‘Palimpsest’ is a useful term for the kind of contemporary composition that superimposes disparate layers of material and explores their interaction. George Benjamin might not be the first to use the word as a title, but the two parts of his composition, first heard in 2000 and 2002 respectively, suggest a special skill in conjuring a stark drama from the spatial and linear elements involved. It’s as if some mythic background is struggling to survive, to resist decay, against the unpredictable surges of more active material. Basic continuity is constantly under threat, and the unusual layout, with multiple woodwind and brass weighing heavily against a much more modest string choir (no cellos) underlines the unstable but characterful dialectic.
The technical and poetic preoccupations of Palimpsests can be traced back to the two earlier compositions included on the disc. At first light (1982) charts an imaginative, intricate response to the blurred outlines and incandescent colours of Turner’s Norham Castle, Sunrise, by way of rooted yet never entirely stable harmonic elements. Sudden Time (1993) turns a comparable dialogue between stillness and propulsion into an even richer and more radical exploration of musical wave forms, hinting at the basic paradox inherent in human – mortal – notions of the eternal. This might sound pretentious, but Benjamin has the rare musical knack of making such elevated speculations seem not only possible but necessary, and he has matured as a conductor to the point where his performances of his own works have a unique authority.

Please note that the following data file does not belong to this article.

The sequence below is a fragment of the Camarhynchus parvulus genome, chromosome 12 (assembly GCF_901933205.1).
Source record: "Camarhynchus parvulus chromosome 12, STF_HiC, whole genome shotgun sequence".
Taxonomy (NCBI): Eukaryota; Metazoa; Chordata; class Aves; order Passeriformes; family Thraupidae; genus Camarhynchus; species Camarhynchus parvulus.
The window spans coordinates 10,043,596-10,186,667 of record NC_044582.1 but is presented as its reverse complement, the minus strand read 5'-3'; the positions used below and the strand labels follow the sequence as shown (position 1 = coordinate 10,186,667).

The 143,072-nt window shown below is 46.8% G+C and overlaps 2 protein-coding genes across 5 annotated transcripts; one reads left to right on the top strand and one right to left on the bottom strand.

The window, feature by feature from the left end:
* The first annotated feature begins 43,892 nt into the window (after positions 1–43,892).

Both At first light and Sudden Time have been issued by Nimbus before, played by the London Sinfonietta (6/00) and the LPO (4/97) respectively, but these Ensemble Modern performances are first-rate replacements, in no less first-rate recordings. The new disc has the bonus of Benjamin’s brief, touchingly understated 50th birthday present for Oliver Knussen: Olicantus (2002) can also be heard on an own-label London Sinfonietta disc, conducted by Benjamin, but its presence here hints at connections with other, less gentle Benjamin works.